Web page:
The threat of climate change was thrust into the public consciousness in June 1988, when NASA scientist James Hansen told a congressional committee that researchers were now 99 percent certain that humans were warming the planet. "The greenhouse effect has been detected, and it is changing our climate now," he said.
In the three decades since Hansen's dramatic testimony, NASA has played a leading role in researching climate change and educating the public about it. The space agency's satellites track melting ice sheets and rising seas, and its scientists crunch the data showing how quickly the Earth is warming.
But if Donald Trump's advisers get their way, NASA won't be studying the Earth as much as it has in the past. Bob Walker, a former GOP congressman from Pennsylvania who counseled Trump on space policy during the campaign, has referred to the agency's climate research as "politically correct environmental monitoring" that has been "heavily politicized." Walker (inaccurately) told the Guardian in November that "half" the world's climate scientists doubt that humans are warming the planet.
Walker wants to shift new climate research from NASA to other government agencies, such as the National Oceanic and Atmospheric Administration. "My guess is that it would be difficult to stop all ongoing NASA programs," he told the Guardian, "but future programs should definitely be placed with other agencies." NASA, he says, should focus on deep space exploration. (As my colleague Pat Caldwell points out, "Since Trump isn't promising any additional funds to NOAA for these new responsibilities, the result could be pressure to cut back on climate change research.")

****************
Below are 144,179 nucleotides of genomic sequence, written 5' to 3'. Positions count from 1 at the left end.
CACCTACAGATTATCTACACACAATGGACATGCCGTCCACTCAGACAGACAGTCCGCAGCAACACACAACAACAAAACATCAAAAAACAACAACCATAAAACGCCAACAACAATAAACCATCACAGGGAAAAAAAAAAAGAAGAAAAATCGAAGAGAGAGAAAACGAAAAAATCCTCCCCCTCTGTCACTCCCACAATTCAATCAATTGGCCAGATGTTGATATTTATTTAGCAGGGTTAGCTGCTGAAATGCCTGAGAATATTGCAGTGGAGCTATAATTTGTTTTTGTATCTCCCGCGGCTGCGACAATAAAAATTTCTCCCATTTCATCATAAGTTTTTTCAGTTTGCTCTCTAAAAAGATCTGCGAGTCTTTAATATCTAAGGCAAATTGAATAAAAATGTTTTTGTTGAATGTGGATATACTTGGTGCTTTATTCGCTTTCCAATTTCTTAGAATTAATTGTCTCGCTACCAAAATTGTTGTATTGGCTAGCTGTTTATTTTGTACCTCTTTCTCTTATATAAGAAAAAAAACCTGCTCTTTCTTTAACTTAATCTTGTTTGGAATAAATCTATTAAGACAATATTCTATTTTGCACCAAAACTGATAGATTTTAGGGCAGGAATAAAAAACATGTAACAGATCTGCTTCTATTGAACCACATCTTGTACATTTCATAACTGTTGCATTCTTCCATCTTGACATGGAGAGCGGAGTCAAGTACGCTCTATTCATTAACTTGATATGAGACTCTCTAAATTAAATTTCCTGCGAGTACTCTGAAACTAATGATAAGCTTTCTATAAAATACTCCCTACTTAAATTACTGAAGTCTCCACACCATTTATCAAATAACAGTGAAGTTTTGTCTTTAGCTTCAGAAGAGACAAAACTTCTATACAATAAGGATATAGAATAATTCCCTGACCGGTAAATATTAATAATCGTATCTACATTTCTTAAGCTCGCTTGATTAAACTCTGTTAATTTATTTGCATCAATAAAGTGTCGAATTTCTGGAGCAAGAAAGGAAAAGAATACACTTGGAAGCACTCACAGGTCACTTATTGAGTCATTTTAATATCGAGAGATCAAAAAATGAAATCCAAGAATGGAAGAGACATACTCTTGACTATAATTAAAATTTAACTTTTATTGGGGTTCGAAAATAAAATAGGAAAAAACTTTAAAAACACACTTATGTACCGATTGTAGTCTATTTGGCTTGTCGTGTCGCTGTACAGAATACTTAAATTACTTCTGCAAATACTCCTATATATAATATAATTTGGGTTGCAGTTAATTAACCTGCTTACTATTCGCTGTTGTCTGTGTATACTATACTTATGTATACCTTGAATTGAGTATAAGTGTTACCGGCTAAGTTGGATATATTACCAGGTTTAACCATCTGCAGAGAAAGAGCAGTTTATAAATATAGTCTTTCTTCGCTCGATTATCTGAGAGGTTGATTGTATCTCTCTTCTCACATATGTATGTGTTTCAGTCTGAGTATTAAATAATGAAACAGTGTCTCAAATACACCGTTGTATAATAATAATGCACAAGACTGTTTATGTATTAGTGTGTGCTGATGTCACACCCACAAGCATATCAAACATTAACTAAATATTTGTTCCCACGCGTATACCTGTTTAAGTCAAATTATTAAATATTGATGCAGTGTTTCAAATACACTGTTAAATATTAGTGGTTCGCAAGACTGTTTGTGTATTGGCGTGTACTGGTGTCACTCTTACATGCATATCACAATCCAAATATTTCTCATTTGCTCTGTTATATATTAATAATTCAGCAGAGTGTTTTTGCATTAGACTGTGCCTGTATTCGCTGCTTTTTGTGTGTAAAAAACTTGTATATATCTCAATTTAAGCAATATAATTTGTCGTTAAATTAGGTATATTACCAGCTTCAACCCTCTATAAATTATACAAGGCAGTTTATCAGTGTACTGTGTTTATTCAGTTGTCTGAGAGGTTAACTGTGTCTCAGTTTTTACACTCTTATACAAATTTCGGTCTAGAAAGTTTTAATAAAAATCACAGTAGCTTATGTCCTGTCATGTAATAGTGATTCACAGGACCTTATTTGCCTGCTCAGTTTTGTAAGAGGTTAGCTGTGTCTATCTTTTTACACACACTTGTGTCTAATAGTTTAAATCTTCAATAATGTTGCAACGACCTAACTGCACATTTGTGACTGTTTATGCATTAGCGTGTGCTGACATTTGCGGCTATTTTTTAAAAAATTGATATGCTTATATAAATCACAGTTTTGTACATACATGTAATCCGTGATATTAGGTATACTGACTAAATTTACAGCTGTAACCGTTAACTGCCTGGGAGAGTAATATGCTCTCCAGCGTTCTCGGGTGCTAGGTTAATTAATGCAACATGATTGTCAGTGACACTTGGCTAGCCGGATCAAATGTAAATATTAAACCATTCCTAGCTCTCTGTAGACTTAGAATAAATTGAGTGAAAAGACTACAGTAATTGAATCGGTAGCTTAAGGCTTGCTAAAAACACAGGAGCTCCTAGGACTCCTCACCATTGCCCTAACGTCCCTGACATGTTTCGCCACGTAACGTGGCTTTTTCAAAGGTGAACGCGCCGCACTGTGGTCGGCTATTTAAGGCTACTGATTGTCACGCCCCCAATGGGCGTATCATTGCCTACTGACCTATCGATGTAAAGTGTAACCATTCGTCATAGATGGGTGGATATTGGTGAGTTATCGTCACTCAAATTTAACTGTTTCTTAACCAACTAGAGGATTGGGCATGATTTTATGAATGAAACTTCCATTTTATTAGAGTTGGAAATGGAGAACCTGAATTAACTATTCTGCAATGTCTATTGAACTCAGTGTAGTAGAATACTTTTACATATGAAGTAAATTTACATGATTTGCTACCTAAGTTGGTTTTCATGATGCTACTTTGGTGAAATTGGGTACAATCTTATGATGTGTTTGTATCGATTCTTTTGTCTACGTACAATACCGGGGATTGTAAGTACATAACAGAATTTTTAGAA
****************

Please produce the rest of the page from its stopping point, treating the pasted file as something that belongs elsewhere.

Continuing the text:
Trump hasn't actually endorsed Walker's proposal, and some experts doubt that such a transition could ever be implemented. But his comments have garnered plenty of backlash from the scientific community. "We're not going to stand for that," said astrobiologist David Grinspoon in a recent interview with Indre Viskontas on our Inquiring Minds podcast. "We're going to keep doing Earth science and make the case for it. We'll get scientists to march on Washington if we have to. There's going to be a lot of resistance."
Grinspoon, a researcher at the Planetary Sciences Institute, receives NASA funding for his work. But he's quick to point out that he doesn't do Earth science. During a follow-up interview, he told me that even though he and his space science colleagues could personally benefit if funding were shifted away from Earth research, he would still staunchly oppose such a move. "I will defend the NASA Earth science division with everything I've got," he said, adding that Walker's proposal "would be disastrous to our overall efforts to understand the Earth and the other planets, which is really the same effort."
Grinspoon's argument that Earth science and space science are inseparable might sound odd to someone who has been listening to Walker or some Republicans currently in Congress. "I would suggest that almost any American would agree that the core function of NASA is to explore space," Ted Cruz, whose Senate subcommittee oversees NASA, said in 2015 while complaining that Earth science used too much of the agency's budget. "I am concerned that NASA in the current environment has lost its full focus on that core mission."
Grinspoon says the view espoused by Walker and Cruz is based on a "misconception" that Earth science is somehow "frivolous" or not really "key to NASA's main mission." That's simply wrong. "You cannot study other planets without referring to Earth and without applying the techniques and the insights of Earth science," he argues. "And you cannot really do a good job understanding the Earth without the insights from planetary exploration."